Irish Taxation offers advice on income tax which includes tax registration and filing of income tax returns.
Basic income tax rates in Ireland
For the Irish income tax there are two rates: 20% for single people with an income of up to €34,550 per year and 40% for an income above.
Single persons can avail of an annual tax credit relief of €1,650 which can be raised up to €3,300 for married couples. Everyone who is employed can also avail of an additional annual tax credit of up to 1650 € per annum. There may be further credits from the payable tax relating to personal circumstances.
Universal Social Charge (USC)
The Universal tax rates range from 1% – 7 % and the applicable rates depend on the annual income:
- First €12,012 with a 0.5% rate
- Next €7,360 with a 2% rate
- Next €50,672 with a 4.75% rate
Social Security Insurance (PRSI)
The rates for Social Security Insurance (PRSI) are in general 10.75% for the employer and in general 4% for the employees. Other rates can apply for workers on low income or self- employed people
Before workers are posted in Ireland they should apply for the A1 form. This form makes sure that the social insurance can still be paid in their country of residence.
Posted workers without a form A1 will be subject to PRSI and social insurance in the country where they are posted to. Otherwise the income will in general be subject to Irish PRSI.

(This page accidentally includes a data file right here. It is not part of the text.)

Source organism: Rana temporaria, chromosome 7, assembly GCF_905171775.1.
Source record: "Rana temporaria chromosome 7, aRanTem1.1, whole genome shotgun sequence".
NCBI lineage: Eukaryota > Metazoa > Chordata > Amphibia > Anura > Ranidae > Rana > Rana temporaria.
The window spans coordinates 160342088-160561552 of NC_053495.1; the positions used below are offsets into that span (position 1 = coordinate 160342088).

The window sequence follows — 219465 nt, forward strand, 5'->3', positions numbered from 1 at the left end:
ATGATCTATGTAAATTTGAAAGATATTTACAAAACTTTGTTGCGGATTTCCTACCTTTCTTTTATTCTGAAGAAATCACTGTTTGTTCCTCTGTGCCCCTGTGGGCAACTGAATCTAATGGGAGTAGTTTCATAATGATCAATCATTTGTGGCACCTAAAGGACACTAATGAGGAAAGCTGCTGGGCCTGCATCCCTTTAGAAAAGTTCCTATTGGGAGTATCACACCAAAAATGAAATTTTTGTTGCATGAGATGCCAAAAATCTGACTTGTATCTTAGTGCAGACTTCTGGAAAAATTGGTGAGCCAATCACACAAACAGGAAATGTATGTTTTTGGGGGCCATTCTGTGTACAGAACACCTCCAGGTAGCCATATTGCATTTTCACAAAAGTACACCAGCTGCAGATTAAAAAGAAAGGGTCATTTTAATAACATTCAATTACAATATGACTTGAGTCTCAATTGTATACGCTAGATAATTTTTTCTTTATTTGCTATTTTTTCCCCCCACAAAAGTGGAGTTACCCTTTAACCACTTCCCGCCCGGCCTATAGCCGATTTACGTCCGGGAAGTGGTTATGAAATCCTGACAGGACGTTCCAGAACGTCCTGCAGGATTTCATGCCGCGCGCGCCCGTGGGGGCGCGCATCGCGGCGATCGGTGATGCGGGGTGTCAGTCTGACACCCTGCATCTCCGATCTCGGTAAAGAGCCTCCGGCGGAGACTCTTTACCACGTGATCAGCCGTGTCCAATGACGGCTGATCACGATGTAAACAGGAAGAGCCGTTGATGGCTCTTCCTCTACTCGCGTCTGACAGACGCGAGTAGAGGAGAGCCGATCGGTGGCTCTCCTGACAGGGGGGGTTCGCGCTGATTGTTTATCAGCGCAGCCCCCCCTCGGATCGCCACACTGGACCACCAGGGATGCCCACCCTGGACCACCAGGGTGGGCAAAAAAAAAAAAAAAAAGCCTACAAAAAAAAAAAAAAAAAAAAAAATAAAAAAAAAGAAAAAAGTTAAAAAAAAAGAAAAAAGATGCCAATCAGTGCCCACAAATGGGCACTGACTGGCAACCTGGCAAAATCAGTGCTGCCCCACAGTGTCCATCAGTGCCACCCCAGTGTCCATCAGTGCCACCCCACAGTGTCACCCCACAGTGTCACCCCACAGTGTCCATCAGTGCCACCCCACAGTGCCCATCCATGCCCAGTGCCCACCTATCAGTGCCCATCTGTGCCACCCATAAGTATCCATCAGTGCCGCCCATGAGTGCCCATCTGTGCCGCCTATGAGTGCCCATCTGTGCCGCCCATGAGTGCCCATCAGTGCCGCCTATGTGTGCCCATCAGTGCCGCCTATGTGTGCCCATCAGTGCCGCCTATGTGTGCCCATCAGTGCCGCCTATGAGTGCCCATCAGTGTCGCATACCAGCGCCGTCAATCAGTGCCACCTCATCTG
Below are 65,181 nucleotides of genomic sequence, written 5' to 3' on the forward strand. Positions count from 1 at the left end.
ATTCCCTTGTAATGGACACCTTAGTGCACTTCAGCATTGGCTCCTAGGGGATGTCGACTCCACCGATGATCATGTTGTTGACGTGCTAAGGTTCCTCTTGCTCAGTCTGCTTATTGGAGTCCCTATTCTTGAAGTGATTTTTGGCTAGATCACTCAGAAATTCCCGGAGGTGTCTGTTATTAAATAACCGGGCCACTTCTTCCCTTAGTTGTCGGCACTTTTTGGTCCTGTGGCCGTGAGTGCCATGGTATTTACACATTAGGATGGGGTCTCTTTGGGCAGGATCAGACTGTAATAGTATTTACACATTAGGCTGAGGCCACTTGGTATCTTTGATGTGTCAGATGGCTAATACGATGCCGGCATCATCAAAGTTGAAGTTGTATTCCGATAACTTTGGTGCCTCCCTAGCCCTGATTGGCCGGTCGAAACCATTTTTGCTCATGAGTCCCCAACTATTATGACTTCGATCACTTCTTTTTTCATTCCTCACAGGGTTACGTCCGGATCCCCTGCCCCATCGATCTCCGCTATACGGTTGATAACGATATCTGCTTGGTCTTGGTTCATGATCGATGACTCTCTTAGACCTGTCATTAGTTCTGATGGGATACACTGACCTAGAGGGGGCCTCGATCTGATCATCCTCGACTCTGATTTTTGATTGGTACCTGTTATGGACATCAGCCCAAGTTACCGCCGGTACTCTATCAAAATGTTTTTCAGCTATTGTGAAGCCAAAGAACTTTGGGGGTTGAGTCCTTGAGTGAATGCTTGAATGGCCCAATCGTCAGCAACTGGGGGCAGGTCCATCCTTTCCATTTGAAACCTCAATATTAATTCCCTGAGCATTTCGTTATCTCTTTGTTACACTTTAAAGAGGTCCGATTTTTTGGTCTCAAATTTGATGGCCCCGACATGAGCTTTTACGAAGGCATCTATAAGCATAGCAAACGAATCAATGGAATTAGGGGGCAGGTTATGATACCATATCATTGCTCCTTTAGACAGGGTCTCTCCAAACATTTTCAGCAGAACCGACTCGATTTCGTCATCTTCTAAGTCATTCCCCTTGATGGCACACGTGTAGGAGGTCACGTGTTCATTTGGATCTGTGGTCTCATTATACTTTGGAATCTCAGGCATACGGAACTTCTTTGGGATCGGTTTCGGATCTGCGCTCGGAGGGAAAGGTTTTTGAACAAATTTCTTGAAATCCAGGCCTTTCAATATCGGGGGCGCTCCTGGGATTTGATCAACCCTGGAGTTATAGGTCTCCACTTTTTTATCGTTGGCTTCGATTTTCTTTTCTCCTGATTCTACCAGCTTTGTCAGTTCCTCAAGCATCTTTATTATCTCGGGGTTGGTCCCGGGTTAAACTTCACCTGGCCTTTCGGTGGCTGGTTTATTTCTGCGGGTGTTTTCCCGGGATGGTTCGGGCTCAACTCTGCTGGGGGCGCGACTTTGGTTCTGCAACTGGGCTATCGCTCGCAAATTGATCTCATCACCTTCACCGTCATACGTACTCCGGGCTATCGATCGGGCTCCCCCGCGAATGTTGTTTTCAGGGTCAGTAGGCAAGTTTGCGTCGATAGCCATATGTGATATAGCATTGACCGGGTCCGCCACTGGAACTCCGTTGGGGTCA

The standard rate for corporation tax is 12.5% in Ireland. For passive income, e.g. income from rent or interest, a rate of 25% applies. This rate applies also for companies that are non-tax residents in Ireland.
Companies who are active in the Irish market should be aware of what constitutes a permanent establishment. Companies with a permanent establishment are in general taxed like an Irish resident company.
What constitutes a permanent establishment is usually determined in the double tax agreement between Ireland and the respective country. Usually a permanent establishment is created through the place of management as it is stated in the German Irish double tax agreement.
For a construction company a permanent establishment is basically based on the construction site. If a German construction company works in Ireland for 12 months, a permanent establishment is assumed. For companies from the UK a shorter period of 6 months applies.